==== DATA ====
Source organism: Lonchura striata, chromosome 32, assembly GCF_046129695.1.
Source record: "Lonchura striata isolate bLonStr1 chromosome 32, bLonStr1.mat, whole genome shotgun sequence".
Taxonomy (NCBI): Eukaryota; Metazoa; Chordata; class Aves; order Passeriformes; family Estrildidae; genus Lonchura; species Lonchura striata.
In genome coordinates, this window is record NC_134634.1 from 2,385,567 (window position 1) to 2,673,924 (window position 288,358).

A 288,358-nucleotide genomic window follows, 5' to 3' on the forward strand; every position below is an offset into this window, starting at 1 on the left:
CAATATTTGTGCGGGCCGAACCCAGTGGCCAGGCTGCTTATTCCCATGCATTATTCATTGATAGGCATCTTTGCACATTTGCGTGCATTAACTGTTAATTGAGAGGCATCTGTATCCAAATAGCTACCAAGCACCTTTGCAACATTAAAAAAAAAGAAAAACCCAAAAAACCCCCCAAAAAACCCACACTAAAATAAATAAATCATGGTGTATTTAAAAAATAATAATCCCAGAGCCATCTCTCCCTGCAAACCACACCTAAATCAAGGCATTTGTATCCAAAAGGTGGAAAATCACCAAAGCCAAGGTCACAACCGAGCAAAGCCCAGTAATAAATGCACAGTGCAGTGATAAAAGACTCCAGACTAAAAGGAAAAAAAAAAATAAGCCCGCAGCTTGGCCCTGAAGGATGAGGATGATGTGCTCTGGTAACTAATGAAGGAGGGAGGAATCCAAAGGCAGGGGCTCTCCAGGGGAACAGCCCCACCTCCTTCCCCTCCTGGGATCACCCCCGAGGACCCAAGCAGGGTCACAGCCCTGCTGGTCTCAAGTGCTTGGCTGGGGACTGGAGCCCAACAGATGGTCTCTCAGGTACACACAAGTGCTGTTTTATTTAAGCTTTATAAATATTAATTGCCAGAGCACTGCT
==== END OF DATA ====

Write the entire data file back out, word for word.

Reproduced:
Source organism: Lonchura striata, chromosome 32, assembly GCF_046129695.1.
Source record: "Lonchura striata isolate bLonStr1 chromosome 32, bLonStr1.mat, whole genome shotgun sequence".
Taxonomy (NCBI): Eukaryota; Metazoa; Chordata; class Aves; order Passeriformes; family Estrildidae; genus Lonchura; species Lonchura striata.
In genome coordinates, this window is record NC_134634.1 from 2,385,567 (window position 1) to 2,673,924 (window position 288,358).

A 288,358-nucleotide genomic window follows, 5' to 3' on the forward strand; every position below is an offset into this window, starting at 1 on the left:
CAATATTTGTGCGGGCCGAACCCAGTGGCCAGGCTGCTTATTCCCATGCATTATTCATTGATAGGCATCTTTGCACATTTGCGTGCATTAACTGTTAATTGAGAGGCATCTGTATCCAAATAGCTACCAAGCACCTTTGCAACATTAAAAAAAAAGAAAAACCCAAAAAACCCCCCAAAAAACCCACACTAAAATAAATAAATCATGGTGTATTTAAAAAATAATAATCCCAGAGCCATCTCTCCCTGCAAACCACACCTAAATCAAGGCATTTGTATCCAAAAGGTGGAAAATCACCAAAGCCAAGGTCACAACCGAGCAAAGCCCAGTAATAAATGCACAGTGCAGTGATAAAAGACTCCAGACTAAAAGGAAAAAAAAAAATAAGCCCGCAGCTTGGCCCTGAAGGATGAGGATGATGTGCTCTGGTAACTAATGAAGGAGGGAGGAATCCAAAGGCAGGGGCTCTCCAGGGGAACAGCCCCACCTCCTTCCCCTCCTGGGATCACCCCCGAGGACCCAAGCAGGGTCACAGCCCTGCTGGTCTCAAGTGCTTGGCTGGGGACTGGAGCCCAACAGATGGTCTCTCAGGTACACACAAGTGCTGTTTTATTTAAGCTTTATAAATATTAATTGCCAGAGCACTGCT